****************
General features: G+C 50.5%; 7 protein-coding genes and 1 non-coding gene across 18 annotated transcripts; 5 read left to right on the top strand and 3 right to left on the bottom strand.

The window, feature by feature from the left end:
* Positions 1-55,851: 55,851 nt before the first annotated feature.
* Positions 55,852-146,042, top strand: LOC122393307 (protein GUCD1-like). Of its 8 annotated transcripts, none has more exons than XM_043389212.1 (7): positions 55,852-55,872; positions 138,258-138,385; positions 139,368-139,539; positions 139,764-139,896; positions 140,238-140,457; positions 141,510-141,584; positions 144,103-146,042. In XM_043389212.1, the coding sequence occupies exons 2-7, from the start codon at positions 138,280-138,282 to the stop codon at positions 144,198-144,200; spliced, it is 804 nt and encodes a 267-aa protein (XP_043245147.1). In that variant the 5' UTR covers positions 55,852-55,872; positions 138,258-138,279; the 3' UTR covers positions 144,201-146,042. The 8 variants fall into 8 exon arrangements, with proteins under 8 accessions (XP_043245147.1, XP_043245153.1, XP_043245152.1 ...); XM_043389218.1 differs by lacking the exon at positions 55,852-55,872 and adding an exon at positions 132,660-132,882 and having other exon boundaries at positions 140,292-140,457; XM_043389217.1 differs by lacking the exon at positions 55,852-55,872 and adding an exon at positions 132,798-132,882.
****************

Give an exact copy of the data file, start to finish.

General features: G+C 50.5%; 7 protein-coding genes and 1 non-coding gene across 18 annotated transcripts; 5 read left to right on the top strand and 3 right to left on the bottom strand.

The window, feature by feature from the left end:
* Positions 1-55,851: 55,851 nt before the first annotated feature.
* Positions 55,852-146,042, top strand: LOC122393307 (protein GUCD1-like). Of its 8 annotated transcripts, none has more exons than XM_043389212.1 (7): positions 55,852-55,872; positions 138,258-138,385; positions 139,368-139,539; positions 139,764-139,896; positions 140,238-140,457; positions 141,510-141,584; positions 144,103-146,042. In XM_043389212.1, the coding sequence occupies exons 2-7, from the start codon at positions 138,280-138,282 to the stop codon at positions 144,198-144,200; spliced, it is 804 nt and encodes a 267-aa protein (XP_043245147.1). In that variant the 5' UTR covers positions 55,852-55,872; positions 138,258-138,279; the 3' UTR covers positions 144,201-146,042. The 8 variants fall into 8 exon arrangements, with proteins under 8 accessions (XP_043245147.1, XP_043245153.1, XP_043245152.1 ...); XM_043389218.1 differs by lacking the exon at positions 55,852-55,872 and adding an exon at positions 132,660-132,882 and having other exon boundaries at positions 140,292-140,457; XM_043389217.1 differs by lacking the exon at positions 55,852-55,872 and adding an exon at positions 132,798-132,882.